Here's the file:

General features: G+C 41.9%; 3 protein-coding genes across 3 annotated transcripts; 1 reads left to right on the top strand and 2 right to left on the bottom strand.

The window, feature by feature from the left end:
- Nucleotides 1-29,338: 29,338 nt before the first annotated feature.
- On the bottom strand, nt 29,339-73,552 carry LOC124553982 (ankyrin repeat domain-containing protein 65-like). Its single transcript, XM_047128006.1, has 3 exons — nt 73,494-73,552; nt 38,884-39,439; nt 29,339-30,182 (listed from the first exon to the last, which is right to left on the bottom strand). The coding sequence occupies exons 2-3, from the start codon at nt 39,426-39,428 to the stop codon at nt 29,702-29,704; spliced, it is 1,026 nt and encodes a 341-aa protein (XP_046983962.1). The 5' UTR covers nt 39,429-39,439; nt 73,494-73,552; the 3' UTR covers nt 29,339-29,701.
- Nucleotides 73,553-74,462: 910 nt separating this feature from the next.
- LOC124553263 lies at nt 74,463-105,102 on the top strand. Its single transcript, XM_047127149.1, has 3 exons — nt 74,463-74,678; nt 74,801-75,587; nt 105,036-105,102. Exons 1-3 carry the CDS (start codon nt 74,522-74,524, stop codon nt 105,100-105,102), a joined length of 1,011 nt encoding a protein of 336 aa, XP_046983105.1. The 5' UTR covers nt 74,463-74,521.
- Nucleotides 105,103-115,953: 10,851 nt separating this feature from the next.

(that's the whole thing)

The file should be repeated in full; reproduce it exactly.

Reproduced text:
General features: G+C 41.9%; 3 protein-coding genes across 3 annotated transcripts; 1 reads left to right on the top strand and 2 right to left on the bottom strand.

The window, feature by feature from the left end:
- Nucleotides 1-29,338: 29,338 nt before the first annotated feature.
- On the bottom strand, nt 29,339-73,552 carry LOC124553982 (ankyrin repeat domain-containing protein 65-like). Its single transcript, XM_047128006.1, has 3 exons — nt 73,494-73,552; nt 38,884-39,439; nt 29,339-30,182 (listed from the first exon to the last, which is right to left on the bottom strand). The coding sequence occupies exons 2-3, from the start codon at nt 39,426-39,428 to the stop codon at nt 29,702-29,704; spliced, it is 1,026 nt and encodes a 341-aa protein (XP_046983962.1). The 5' UTR covers nt 39,429-39,439; nt 73,494-73,552; the 3' UTR covers nt 29,339-29,701.
- Nucleotides 73,553-74,462: 910 nt separating this feature from the next.
- LOC124553263 lies at nt 74,463-105,102 on the top strand. Its single transcript, XM_047127149.1, has 3 exons — nt 74,463-74,678; nt 74,801-75,587; nt 105,036-105,102. Exons 1-3 carry the CDS (start codon nt 74,522-74,524, stop codon nt 105,100-105,102), a joined length of 1,011 nt encoding a protein of 336 aa, XP_046983105.1. The 5' UTR covers nt 74,463-74,521.
- Nucleotides 105,103-115,953: 10,851 nt separating this feature from the next.